About 66 million years ago, a giant asteroid collided with our planet, unleashing a terrible firestorm that smashed the sun and killed the dinosaurs.
Or did you do that? A new study has cast doubt on the theory that dinosaurs were only wiped out by a mountain-sized asteroid – and instead pointed fingers at volcanoes.
Researchers believe that it was the massive volcanic eruptions that spanned the length of the continent that caused the mass extinctions — and others in Earth’s history.
They said that the presence of an asteroid made matters worse.
Their study was published in Proceedings of the National Academy of Sciences (PNAS), claims that volcanic activity was the main driver of the mass extinction.
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Indeed, a certain type of volcanic activity may also explain other mass extinctions in history, the researchers said.
“All the other theories that tried to explain why the dinosaurs, including volcanoes, were killed, were accelerated when the Chickxulub impact crater was discovered,” said co-author Briannen Keeler, associate professor of Earth sciences at Dartmouth College in New Hampshire.
But he added that there is very little evidence for similar impact events that have coincided with other mass extinctions despite decades of exploration.
“While it is difficult to determine whether a particular volcanic eruption caused a particular mass extinction, our results make it difficult to ignore the role of volcanoes in the extinction,” Keeler said.
The researchers found that four out of five mass extinctions occurred at the same time as a type of volcanic outflow called a basalt flood.
These eruptions inundated vast regions – even an entire continent – with lava in a mere million years, in the blink of a geological eye.
They left behind giant fingerprints as evidence – vast areas of step-like igneous rock (solidified by exploding lava) that geologists call “big igneous provinces.”
To be counted as “large,” a igneous province must contain at least 100,000 cubic kilometers of magma.
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For context, the 1980 eruption of St. Helens involved less than one cubic kilometer of magma.
A series of volcanic eruptions in present-day Siberia triggered the most devastating mass extinction event about 252 million years ago, releasing a giant pulse of carbon dioxide into the atmosphere and stifling nearly all life.
Witness this is the Siberian Traps, a large area of volcanic rock roughly the size of Australia.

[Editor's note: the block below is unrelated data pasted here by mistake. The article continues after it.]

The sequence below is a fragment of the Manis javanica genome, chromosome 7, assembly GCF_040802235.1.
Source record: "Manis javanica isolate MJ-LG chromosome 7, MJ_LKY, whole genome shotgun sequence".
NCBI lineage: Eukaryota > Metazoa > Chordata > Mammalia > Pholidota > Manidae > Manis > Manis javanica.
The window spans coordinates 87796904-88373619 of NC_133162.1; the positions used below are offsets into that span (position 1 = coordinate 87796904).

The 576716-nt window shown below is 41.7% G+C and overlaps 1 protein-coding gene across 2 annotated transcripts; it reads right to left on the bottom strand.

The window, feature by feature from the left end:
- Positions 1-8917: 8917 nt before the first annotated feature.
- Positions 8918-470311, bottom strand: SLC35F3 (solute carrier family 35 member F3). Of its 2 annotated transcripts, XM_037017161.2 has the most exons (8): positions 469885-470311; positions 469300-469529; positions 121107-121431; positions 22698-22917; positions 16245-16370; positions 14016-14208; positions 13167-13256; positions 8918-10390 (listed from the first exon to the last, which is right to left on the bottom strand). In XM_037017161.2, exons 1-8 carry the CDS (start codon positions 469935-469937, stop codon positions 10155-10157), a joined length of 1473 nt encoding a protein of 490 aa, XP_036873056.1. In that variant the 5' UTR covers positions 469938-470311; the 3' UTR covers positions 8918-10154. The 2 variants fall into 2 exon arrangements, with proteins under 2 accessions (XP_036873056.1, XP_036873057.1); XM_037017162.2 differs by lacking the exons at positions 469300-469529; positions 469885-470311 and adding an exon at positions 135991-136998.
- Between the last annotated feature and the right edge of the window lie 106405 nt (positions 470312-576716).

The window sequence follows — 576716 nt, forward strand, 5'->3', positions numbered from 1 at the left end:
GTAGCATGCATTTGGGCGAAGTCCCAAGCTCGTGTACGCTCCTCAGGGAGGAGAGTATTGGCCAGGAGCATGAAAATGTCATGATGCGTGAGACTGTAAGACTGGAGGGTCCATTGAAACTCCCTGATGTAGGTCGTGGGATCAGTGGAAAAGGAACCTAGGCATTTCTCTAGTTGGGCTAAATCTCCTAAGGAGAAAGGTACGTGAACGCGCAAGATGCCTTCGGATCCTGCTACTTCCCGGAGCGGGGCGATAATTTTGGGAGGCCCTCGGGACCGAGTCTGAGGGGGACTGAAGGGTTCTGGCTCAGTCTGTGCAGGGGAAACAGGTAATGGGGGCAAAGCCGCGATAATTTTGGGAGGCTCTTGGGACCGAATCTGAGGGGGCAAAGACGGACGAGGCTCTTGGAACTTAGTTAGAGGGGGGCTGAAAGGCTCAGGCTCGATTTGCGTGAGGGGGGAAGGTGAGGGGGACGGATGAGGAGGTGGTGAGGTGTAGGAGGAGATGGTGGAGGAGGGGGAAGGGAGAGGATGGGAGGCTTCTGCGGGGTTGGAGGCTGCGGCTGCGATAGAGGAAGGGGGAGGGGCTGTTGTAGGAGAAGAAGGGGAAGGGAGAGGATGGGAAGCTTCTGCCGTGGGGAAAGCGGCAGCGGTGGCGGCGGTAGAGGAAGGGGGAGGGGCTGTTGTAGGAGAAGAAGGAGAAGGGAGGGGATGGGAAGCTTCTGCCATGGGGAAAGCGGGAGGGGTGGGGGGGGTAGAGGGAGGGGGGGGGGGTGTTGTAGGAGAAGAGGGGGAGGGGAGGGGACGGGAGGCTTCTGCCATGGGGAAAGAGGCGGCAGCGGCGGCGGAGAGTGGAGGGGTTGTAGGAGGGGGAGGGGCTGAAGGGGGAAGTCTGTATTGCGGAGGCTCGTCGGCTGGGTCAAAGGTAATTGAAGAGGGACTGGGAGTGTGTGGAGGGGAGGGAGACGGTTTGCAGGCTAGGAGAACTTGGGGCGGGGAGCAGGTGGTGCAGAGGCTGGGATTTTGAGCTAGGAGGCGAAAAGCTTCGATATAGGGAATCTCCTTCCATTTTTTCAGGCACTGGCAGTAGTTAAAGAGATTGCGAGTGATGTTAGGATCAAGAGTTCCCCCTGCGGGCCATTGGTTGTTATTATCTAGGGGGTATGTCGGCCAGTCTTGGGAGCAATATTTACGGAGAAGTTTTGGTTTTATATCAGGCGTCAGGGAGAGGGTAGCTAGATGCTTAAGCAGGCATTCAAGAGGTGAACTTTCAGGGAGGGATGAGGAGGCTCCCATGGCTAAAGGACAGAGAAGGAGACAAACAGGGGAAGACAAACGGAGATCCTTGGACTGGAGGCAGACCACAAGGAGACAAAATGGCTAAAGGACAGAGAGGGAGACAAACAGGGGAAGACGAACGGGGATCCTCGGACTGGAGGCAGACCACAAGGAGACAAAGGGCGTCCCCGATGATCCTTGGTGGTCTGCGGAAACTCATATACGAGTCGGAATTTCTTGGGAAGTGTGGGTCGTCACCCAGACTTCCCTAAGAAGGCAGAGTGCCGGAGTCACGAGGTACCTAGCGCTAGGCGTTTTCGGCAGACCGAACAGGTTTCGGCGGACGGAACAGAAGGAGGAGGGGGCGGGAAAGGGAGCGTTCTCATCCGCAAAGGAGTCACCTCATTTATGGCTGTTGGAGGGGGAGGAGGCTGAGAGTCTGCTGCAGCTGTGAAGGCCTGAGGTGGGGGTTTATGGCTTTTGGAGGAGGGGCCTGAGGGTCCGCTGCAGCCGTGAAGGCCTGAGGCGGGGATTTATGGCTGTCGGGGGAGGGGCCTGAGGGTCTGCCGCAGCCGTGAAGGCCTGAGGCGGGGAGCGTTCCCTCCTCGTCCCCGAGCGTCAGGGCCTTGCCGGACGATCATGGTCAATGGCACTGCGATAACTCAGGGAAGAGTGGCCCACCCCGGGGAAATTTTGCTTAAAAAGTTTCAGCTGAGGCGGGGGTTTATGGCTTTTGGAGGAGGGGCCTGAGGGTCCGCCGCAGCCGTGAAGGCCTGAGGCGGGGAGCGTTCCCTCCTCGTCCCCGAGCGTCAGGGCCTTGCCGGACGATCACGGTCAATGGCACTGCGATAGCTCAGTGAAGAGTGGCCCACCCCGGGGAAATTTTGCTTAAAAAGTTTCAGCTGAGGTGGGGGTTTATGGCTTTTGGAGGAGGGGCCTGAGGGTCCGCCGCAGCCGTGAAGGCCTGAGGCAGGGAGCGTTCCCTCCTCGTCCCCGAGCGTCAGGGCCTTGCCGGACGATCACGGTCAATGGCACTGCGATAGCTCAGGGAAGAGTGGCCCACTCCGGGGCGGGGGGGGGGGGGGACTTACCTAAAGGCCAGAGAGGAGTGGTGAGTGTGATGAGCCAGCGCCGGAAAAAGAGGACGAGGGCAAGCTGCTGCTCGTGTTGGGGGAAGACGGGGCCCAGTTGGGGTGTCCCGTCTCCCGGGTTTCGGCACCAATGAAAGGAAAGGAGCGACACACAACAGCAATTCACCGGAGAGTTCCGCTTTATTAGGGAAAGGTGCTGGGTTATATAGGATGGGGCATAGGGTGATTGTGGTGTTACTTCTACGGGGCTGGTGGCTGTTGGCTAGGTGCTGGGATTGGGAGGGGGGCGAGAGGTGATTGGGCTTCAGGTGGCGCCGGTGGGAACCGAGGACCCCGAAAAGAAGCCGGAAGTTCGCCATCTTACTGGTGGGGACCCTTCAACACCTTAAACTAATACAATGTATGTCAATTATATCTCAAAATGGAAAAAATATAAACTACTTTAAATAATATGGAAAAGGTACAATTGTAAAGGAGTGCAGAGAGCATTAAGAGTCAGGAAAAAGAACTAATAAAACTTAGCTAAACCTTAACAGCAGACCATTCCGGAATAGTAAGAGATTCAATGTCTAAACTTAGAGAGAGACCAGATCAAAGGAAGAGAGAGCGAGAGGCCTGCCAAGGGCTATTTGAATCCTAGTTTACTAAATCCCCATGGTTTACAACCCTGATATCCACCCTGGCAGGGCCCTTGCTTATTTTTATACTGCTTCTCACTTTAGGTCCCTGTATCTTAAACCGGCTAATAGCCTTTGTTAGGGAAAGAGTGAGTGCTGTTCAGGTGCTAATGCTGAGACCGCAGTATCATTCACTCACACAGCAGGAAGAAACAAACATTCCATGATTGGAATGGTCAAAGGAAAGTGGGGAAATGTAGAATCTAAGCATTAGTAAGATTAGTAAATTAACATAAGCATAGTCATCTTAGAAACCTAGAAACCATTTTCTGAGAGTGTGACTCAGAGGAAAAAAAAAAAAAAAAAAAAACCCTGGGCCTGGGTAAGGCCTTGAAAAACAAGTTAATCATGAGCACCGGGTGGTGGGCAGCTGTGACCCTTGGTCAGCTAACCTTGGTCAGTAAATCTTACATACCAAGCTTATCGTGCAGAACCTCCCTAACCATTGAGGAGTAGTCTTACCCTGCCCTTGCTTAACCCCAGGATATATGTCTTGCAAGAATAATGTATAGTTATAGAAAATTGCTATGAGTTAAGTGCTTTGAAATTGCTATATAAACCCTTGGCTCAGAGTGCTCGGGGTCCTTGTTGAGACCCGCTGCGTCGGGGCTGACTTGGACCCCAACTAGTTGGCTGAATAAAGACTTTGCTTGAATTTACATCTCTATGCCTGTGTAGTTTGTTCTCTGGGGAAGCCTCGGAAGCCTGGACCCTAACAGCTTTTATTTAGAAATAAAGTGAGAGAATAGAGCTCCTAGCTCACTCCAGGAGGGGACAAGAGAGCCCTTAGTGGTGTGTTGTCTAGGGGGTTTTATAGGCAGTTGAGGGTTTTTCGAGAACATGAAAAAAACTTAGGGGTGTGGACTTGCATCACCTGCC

Volcanic eruptions also rocked the Indian subcontinent around the time of the great dinosaur death, creating what is known today as the Deccan Plateau. This, just like the asteroid impact, would have had far-reaching global effects, blanketing the atmosphere with dust and toxic fumes, suffocating dinosaurs and other life as well as changing the climate on long time scales.
The researchers compared the best available estimates of basalt flood volcanic eruptions with violent species killing periods in the geologic time scale, including but not limited to the five mass extinctions.
“Our results indicate that there was likely to be a mass extinction in the Cretaceous boundary to a significant degree, regardless of whether or not there was an impact, which can now be shown by Quantitative aspect.
“The fact that there was an effect made things worse, no doubt.”
The rate of eruptions of the Deccan Traps in India suggests the theater is set for widespread extinction even without the asteroid, said lead author Theodore Green.
Greene, who conducted this research as part of a senior fellowship program at Dartmouth and is now a graduate student at Princeton University, added that the effect was a double whammy that sounded the death knell for dinosaurs loudly.
Greene said flood basalt eruptions are not uncommon in the geological record. The last one of the comparable but significantly smaller scale occurred about 16 million years ago in the Pacific Northwest of the United States.
“While the total amount of carbon dioxide released into the atmosphere under modern climate change is still much less than the amount released from a large pyrotechnic province, fortunately we are emitting it very quickly, which is cause for concern,” Keeler said.
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